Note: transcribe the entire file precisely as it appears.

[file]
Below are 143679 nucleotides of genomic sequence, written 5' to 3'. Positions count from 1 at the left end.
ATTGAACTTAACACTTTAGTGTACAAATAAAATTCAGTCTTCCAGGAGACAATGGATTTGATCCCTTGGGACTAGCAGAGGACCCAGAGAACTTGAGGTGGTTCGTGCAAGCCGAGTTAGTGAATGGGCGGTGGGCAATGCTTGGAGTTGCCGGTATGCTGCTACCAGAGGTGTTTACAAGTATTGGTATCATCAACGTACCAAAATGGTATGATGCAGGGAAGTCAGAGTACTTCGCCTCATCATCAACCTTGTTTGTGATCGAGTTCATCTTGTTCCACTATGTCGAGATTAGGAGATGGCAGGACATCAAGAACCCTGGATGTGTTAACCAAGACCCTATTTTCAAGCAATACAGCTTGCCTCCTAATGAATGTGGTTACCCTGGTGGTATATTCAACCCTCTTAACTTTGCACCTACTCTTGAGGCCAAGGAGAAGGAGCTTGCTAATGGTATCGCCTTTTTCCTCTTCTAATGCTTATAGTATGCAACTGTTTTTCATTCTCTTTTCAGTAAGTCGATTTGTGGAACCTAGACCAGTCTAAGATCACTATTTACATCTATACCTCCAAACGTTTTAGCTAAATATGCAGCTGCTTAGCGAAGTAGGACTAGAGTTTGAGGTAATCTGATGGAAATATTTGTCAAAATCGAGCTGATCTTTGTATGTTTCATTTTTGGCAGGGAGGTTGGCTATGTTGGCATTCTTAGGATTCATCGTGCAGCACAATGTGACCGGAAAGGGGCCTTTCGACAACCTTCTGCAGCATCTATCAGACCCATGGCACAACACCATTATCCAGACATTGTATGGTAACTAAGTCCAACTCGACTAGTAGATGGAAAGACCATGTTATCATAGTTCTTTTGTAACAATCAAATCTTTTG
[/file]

Below are 143679 nucleotides of genomic sequence, written 5' to 3'. Positions count from 1 at the left end.
ATTGAACTTAACACTTTAGTGTACAAATAAAATTCAGTCTTCCAGGAGACAATGGATTTGATCCCTTGGGACTAGCAGAGGACCCAGAGAACTTGAGGTGGTTCGTGCAAGCCGAGTTAGTGAATGGGCGGTGGGCAATGCTTGGAGTTGCCGGTATGCTGCTACCAGAGGTGTTTACAAGTATTGGTATCATCAACGTACCAAAATGGTATGATGCAGGGAAGTCAGAGTACTTCGCCTCATCATCAACCTTGTTTGTGATCGAGTTCATCTTGTTCCACTATGTCGAGATTAGGAGATGGCAGGACATCAAGAACCCTGGATGTGTTAACCAAGACCCTATTTTCAAGCAATACAGCTTGCCTCCTAATGAATGTGGTTACCCTGGTGGTATATTCAACCCTCTTAACTTTGCACCTACTCTTGAGGCCAAGGAGAAGGAGCTTGCTAATGGTATCGCCTTTTTCCTCTTCTAATGCTTATAGTATGCAACTGTTTTTCATTCTCTTTTCAGTAAGTCGATTTGTGGAACCTAGACCAGTCTAAGATCACTATTTACATCTATACCTCCAAACGTTTTAGCTAAATATGCAGCTGCTTAGCGAAGTAGGACTAGAGTTTGAGGTAATCTGATGGAAATATTTGTCAAAATCGAGCTGATCTTTGTATGTTTCATTTTTGGCAGGGAGGTTGGCTATGTTGGCATTCTTAGGATTCATCGTGCAGCACAATGTGACCGGAAAGGGGCCTTTCGACAACCTTCTGCAGCATCTATCAGACCCATGGCACAACACCATTATCCAGACATTGTATGGTAACTAAGTCCAACTCGACTAGTAGATGGAAAGACCATGTTATCATAGTTCTTTTGTAACAATCAAATCTTTTG